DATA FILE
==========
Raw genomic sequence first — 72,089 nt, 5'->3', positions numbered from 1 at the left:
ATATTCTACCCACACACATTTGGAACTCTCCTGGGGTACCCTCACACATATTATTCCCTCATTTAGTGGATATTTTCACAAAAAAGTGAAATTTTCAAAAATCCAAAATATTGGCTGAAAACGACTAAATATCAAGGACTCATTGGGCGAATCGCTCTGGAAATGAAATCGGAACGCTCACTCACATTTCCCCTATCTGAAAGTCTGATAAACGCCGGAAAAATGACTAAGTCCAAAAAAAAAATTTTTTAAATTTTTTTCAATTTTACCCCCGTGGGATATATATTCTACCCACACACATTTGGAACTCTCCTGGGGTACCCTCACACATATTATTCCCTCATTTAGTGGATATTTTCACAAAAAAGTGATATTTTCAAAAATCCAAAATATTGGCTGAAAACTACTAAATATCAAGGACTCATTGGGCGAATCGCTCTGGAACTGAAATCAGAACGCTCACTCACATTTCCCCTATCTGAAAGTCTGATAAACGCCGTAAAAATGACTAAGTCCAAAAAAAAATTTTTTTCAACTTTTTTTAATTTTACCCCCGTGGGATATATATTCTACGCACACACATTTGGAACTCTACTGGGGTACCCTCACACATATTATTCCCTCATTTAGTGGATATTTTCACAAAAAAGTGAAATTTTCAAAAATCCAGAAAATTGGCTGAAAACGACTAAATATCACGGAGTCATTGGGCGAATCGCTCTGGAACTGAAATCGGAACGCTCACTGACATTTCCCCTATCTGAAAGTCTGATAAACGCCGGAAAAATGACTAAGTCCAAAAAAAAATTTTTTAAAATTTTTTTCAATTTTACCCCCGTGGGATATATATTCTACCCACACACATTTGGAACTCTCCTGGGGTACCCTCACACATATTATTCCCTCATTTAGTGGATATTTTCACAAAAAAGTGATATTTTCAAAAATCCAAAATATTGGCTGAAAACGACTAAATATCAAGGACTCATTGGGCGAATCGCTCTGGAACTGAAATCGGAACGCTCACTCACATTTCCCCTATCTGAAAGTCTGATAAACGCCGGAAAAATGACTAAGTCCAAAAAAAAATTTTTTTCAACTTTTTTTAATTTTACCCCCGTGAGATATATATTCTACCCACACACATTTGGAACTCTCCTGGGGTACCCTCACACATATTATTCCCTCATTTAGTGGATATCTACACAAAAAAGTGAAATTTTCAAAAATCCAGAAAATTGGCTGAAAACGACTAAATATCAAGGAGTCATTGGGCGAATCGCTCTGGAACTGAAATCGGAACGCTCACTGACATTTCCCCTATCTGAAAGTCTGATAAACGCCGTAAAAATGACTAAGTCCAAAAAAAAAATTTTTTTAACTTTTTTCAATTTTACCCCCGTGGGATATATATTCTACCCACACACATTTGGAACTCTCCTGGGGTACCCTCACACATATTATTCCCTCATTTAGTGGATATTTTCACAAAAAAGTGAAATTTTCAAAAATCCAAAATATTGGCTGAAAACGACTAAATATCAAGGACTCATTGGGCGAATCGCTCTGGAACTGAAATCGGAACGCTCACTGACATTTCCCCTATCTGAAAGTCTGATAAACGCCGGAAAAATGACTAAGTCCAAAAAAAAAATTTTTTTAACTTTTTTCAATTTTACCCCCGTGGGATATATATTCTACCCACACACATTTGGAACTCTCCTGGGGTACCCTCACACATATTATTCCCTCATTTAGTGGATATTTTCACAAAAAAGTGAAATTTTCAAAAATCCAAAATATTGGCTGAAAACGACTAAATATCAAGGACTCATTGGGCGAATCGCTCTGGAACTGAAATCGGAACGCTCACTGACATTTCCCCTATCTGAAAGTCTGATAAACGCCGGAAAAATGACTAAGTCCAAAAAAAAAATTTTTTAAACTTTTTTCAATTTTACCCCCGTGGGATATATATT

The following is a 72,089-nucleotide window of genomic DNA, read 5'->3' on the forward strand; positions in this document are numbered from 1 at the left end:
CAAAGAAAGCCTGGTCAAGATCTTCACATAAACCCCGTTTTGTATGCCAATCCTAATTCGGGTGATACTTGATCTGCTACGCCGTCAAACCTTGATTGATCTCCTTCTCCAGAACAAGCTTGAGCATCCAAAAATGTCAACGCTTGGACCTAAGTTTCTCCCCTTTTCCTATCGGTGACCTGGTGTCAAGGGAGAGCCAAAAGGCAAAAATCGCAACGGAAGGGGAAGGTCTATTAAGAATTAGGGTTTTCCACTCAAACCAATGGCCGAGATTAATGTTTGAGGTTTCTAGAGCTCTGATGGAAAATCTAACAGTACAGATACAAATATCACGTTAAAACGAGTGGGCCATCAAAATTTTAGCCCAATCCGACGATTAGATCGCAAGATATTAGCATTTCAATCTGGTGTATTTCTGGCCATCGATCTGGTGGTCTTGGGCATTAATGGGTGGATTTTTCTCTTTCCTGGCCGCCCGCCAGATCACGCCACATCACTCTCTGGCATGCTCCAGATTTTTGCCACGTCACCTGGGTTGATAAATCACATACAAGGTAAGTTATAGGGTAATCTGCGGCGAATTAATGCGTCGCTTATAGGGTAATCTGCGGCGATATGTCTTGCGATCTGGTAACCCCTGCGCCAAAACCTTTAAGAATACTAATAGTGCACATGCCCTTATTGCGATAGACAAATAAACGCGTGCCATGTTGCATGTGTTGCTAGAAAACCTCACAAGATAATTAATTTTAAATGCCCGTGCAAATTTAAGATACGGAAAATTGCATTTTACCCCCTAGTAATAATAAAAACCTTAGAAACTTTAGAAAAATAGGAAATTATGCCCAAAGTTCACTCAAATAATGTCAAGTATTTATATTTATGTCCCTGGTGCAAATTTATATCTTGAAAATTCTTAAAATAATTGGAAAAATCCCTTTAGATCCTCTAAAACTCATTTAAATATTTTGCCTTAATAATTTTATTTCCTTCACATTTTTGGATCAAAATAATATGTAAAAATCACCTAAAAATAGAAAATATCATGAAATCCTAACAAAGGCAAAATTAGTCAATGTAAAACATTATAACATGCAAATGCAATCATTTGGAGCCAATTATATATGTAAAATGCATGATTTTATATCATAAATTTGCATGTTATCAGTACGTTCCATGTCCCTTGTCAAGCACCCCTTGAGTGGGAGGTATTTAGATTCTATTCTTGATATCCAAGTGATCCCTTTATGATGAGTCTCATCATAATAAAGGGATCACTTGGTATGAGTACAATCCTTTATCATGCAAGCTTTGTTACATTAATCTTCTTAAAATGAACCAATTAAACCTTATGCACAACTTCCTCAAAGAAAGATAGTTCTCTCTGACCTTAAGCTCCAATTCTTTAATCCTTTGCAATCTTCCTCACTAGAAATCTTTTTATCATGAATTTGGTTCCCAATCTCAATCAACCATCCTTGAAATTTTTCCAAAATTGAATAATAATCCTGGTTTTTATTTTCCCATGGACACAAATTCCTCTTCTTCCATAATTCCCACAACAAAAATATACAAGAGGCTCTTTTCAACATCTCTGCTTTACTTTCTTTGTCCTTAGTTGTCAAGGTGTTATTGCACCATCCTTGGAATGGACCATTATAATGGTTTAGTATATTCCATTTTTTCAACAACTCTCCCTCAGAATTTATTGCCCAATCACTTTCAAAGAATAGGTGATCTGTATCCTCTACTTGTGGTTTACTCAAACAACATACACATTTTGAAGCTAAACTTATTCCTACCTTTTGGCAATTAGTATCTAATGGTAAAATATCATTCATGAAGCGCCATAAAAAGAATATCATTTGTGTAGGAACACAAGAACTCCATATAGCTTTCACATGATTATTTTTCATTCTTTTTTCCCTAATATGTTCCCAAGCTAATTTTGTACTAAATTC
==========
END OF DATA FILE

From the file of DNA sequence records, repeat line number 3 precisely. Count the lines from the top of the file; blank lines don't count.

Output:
The following is a 72,089-nucleotide window of genomic DNA, read 5'->3' on the forward strand; positions in this document are numbered from 1 at the left end: